CD - In The Light EP (2012)
CD - In The Light EP (2012)
Our first EP 'In The Light' released independently in 2012, has never been available online!
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1. Dizzy Chant
2. Light the Fire
4. In the Light
5. U. R. Everything
6. Yea Yeah
Shana Falana's nearly two-decade musical career began in San Francisco, where her participation in the city's diverse music scene allowed her many opportunities to expand her musical horizons. These musical projects, one of which was a Bulgarian women's choir, have greatly influenced her subsequent artistic output. Shana's newest EP, In the Light, is a beautiful, aural trip, through droning musical environments that seem to glow as they slip past.
The EP's first track, “Dizzy Chant,” greets the listener with a wonderful drone persisting throughout the entirety of the song. As the drone begins to swell, Shana's guitar enters the scene, dancing around that constant droning backbone of the song and creating a dizzying almost swirling effect. Then, Shana's hypnotic vocals are layered atop everything, as a drum, somewhat muffled and distant sounding, keeps the track moving forward.
I haven't listened to a recent album that focused so heavily on drone since The Black Angels released Passover in 2006, and while I loved that album, it left me with the impression that droning lent itself to a sound much darker than what Shana has created. Don't get me wrong, the shadows are there, but there is a certain satisfying, positive energy Shana has injected into this EP.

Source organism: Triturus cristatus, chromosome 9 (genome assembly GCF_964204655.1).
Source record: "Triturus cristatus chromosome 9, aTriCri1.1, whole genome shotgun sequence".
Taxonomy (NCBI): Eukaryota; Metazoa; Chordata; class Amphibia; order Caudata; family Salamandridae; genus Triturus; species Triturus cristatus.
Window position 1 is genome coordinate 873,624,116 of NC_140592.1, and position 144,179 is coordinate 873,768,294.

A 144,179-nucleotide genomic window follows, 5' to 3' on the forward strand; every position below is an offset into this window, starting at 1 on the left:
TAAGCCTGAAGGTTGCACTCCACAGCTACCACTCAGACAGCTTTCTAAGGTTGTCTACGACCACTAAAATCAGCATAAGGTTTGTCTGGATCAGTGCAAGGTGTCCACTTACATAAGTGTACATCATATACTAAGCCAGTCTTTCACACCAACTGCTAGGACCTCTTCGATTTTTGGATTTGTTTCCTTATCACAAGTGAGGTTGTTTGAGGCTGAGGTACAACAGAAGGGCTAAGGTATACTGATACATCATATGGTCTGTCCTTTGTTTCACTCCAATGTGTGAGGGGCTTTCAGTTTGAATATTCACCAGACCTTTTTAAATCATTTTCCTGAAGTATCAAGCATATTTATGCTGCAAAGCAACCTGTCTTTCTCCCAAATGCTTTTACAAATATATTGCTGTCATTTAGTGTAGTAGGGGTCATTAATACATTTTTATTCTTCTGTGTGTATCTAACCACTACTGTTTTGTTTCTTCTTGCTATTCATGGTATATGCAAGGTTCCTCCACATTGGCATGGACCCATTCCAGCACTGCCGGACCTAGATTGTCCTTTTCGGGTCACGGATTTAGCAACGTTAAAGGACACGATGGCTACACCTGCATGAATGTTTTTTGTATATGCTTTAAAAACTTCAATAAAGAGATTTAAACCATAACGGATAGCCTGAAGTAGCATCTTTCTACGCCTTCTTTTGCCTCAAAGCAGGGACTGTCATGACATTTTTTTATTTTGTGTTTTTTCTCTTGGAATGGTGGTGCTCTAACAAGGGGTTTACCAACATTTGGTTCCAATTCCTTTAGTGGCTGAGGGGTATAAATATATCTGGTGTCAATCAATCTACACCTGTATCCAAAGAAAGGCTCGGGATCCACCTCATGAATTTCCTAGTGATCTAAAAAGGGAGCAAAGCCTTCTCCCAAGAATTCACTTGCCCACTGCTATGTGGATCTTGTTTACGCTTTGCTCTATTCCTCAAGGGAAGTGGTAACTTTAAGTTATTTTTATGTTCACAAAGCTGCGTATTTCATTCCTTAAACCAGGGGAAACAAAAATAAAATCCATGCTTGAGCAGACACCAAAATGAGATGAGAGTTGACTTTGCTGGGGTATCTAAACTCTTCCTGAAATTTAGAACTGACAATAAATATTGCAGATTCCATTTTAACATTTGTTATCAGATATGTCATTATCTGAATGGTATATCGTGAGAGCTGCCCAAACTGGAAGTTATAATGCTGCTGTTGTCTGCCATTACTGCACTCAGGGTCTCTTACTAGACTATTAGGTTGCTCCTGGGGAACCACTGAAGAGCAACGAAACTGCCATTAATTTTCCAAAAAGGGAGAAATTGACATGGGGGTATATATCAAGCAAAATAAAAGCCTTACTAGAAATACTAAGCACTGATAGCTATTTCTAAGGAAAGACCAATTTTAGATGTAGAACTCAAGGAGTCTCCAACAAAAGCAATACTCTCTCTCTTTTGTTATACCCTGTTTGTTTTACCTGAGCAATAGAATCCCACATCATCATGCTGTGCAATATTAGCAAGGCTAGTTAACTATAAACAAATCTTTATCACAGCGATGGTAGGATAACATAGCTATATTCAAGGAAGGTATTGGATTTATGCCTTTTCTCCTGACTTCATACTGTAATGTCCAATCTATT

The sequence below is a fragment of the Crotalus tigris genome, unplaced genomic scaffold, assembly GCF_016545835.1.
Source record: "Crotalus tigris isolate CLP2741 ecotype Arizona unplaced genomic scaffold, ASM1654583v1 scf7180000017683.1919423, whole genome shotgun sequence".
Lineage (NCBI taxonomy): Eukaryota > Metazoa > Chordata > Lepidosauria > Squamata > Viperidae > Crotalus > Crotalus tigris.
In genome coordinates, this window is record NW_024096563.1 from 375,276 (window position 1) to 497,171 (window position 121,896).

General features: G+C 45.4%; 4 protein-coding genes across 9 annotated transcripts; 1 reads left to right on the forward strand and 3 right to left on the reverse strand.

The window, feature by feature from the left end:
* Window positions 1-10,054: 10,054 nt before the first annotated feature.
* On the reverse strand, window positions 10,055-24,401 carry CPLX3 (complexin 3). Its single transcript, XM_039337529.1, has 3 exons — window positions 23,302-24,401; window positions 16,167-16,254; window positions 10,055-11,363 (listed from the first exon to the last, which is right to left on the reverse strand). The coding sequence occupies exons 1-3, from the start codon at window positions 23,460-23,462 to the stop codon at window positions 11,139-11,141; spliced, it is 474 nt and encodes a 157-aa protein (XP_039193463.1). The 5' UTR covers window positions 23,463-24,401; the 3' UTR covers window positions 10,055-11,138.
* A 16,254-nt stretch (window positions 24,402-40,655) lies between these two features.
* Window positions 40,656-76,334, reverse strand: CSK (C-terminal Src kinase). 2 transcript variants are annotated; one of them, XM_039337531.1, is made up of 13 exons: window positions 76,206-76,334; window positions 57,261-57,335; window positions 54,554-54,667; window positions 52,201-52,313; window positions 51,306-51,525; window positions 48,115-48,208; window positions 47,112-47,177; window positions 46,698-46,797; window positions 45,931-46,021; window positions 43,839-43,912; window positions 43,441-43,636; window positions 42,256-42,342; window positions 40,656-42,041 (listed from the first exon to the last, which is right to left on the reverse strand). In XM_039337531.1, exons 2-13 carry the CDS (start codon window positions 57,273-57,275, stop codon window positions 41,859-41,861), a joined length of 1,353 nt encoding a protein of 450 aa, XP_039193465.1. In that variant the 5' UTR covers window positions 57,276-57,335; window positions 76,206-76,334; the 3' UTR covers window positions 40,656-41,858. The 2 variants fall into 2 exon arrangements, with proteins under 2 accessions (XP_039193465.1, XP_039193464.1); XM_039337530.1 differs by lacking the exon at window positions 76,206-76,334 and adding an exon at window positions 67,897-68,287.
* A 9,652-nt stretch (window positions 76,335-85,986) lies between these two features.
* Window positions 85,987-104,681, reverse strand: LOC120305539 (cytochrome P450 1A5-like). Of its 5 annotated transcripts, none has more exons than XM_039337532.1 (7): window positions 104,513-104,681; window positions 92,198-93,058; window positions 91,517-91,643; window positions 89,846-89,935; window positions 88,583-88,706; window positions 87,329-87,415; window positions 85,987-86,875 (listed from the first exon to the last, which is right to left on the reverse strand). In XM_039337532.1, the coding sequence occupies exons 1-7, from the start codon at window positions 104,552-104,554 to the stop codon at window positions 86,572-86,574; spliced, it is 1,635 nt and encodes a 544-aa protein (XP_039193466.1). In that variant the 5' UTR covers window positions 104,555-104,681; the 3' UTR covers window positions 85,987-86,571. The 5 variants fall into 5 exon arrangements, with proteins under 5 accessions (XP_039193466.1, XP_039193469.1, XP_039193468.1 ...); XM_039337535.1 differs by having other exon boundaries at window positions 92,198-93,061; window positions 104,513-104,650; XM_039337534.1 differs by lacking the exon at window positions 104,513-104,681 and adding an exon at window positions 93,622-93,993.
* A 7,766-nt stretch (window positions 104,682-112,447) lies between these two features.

The second track, “Light the Fire,” brings back the drone, and as its musical elements combine, into an atmospherically beautiful song, it has this strange way of evoking images of women dancing around a fire-pit, while chanting the title of the song. It reminds me of a children's schoolyard game, such as “Ring Around the Rosie.” Such a bright and joyous song.
The songs on In the Light are all uplifting,
healing and supportive of the feminine, as Shana has said. These themes are more easily identifiable on “In the Light” and “U. R. Everything” more so than on the other tracks. Some narrow-minded men may read that and think, thanks for telling me which tracks to avoid, but that is not what I'm saying, at all. They are great tracks and reflect the motherly and nurturing aspects of femininity.
In the past, albums that made heavy use of drone have tended to make a strong first impression, which fades as I listen to it more. I might attribute this to the fact that some artists use drone to create a gloomy, depressing atmosphere, which begins to seem superficial and gimmicky after repeated listens. The music on Shana Falana's EP, however, has grown on me over the past week. It's nice to hear a droning shoegaze album that is so uplifting.